I’m wondering if Obama wins this exchange given that he has emphasized more protectionism that McCain has.

6:59: Health care: McCain cites the rise of obesity among young Americans, as well as other wellness and fitness. Then he turns and starts talking to Joe the Plummer, directly at the camera. “Sen. Obama wants to set up health care bureaucracies.” I have to say that this whole talk to Joe is kind of bizarre. Obama is addressing Joe too.

7:02: This health care debate is territory covered ad nauseum, except that now it is directed at the ubiquitous Joe. “If you notice in all of our proposals, Sen. Government, Sen. Obama want government to do the job. Sen. Obama, I want you to do the job.”

7:06: “All I want to do is lower your costs, that includes you, Joe,” Obama says.

7:08: “Sen. Obama voted against Justice Breyer and Justice Roberts,” McCain says. A gaffe, as he meant Roberts and Alito. Breyer was confirmed before Obama got to the senate.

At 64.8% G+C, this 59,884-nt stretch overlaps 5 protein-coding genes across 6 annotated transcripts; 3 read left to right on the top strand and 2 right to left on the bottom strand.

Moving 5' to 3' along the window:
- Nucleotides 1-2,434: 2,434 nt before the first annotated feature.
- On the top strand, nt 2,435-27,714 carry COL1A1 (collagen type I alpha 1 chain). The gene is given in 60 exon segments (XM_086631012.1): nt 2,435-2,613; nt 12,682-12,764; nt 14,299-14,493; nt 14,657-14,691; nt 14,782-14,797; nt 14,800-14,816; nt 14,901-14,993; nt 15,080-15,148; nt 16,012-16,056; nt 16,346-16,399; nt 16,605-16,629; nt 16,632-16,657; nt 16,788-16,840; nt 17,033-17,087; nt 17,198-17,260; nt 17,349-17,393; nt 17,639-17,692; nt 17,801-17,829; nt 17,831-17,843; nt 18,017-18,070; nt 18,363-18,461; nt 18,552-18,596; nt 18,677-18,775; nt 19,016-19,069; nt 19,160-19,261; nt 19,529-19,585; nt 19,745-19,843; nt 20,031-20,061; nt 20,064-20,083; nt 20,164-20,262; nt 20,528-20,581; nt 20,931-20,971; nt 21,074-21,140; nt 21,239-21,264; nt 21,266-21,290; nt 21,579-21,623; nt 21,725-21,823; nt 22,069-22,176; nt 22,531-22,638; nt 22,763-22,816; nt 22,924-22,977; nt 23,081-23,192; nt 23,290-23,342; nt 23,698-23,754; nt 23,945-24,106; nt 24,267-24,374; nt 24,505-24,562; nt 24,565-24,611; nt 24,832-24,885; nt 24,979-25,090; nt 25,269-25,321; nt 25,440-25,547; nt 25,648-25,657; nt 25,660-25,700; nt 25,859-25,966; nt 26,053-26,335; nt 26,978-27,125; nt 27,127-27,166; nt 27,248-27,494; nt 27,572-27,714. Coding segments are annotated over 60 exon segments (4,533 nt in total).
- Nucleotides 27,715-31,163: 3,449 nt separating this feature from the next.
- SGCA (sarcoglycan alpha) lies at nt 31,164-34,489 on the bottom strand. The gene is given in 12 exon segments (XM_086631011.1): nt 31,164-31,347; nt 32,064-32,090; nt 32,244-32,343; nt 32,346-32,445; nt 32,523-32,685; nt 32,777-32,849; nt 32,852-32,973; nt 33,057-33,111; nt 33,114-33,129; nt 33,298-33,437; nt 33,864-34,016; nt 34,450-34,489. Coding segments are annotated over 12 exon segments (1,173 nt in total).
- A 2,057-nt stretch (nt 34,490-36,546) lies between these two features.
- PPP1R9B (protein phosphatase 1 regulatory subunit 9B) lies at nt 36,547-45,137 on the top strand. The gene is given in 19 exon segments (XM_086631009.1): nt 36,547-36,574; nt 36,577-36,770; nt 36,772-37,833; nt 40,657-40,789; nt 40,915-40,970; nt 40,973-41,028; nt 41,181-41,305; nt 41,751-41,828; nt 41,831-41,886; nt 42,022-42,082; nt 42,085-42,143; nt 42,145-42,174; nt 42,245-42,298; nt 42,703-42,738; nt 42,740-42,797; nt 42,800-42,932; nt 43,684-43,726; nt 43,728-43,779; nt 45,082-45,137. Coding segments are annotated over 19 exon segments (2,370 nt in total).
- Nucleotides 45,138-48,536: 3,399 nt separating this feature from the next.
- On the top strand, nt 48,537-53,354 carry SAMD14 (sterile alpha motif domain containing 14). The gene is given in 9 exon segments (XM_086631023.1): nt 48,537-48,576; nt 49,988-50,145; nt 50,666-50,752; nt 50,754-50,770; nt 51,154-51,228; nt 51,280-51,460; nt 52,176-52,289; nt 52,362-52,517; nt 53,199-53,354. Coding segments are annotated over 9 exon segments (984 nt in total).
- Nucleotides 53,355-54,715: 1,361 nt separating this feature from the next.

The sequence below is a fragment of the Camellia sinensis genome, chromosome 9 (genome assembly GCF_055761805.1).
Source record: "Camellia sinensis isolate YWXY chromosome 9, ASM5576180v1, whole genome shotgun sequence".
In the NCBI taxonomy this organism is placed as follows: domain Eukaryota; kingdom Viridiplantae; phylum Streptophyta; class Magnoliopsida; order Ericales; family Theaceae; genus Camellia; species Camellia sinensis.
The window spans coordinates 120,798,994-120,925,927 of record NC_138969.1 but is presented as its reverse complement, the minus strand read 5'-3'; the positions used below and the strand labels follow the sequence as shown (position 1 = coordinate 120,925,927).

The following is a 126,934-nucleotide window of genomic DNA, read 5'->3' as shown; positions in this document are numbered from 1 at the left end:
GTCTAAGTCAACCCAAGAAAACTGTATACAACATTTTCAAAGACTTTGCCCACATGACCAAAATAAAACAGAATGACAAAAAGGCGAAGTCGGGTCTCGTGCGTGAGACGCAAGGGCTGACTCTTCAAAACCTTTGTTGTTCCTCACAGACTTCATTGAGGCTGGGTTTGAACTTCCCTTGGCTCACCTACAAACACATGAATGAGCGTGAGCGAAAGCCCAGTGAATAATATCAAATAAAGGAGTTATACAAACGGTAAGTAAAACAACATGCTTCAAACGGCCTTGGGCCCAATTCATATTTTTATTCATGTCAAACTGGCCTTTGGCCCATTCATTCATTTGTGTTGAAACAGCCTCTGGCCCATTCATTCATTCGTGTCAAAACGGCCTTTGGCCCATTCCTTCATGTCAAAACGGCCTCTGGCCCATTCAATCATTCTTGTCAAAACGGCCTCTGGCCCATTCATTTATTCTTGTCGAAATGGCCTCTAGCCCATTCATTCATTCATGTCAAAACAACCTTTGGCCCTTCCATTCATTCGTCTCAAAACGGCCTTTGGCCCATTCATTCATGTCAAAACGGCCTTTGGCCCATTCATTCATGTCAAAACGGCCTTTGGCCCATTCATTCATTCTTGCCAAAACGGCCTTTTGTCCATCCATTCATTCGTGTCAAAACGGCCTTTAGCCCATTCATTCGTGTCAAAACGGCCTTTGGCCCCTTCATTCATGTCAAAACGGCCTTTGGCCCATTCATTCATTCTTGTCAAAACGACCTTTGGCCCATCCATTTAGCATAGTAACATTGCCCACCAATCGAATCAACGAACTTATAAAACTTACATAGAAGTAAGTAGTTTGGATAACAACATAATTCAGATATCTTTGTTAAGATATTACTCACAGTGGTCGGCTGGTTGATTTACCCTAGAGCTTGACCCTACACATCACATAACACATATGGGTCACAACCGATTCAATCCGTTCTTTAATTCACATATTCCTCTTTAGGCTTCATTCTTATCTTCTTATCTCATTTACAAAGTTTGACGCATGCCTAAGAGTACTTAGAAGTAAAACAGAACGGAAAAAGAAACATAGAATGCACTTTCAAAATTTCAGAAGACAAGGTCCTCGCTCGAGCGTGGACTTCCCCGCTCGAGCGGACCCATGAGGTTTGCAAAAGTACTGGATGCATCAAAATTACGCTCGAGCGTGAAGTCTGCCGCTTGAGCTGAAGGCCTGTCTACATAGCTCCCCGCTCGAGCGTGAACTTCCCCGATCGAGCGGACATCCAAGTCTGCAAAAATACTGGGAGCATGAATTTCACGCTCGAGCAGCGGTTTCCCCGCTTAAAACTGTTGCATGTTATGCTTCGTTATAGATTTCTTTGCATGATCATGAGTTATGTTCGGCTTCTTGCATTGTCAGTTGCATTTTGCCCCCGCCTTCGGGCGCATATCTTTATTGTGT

“I would certainly not impose any litmus test,” McCain says.

7:09: Obama says it is likely one of us “will appoint at least one if not more to the Supreme Court,” and “Roe vs. Wade hangs in the balance.”

7:11: Op research: McCain essentially hits Obama for “present” votes and votes on abortion issues. Essentially, it’s a long way of suggesting he’s voted to harm kids. Hillary Clinton tread this same territory in the primary, particularly on the “present” votes.

7:14: Obama isn’t exactly lighting the screen on fire, but McCain seems especially tense, as if it is a struggle to move from a positive candidate and a negative one on the attack.

7:16: Education. McCain says of schools, “Throwing money at the problem is not the answer.” This has been one of the struggles of the financial crisis, as McCain’s mortgage plan is a big government solution while he has also argued for smaller government. But he is otherwise emphasizing school choice. Obama, however, says that he agrees with McCain on such things as charter schools. He is also pitching vouchers, and is laying out more of an overarching vision on this issue than other areas in this debate.

7:27: McCain argues, “I have been a careful steward of your tax dollars.” He defines this as an issue of trust, and cites his service to the country.

7:29: “The biggest risk we can take right now is to take on the same failed policies and the same failed politics of the last eight years and expect a different result.”

7:31: Schieffer: “Go vote now. It will make you feel good and strong.”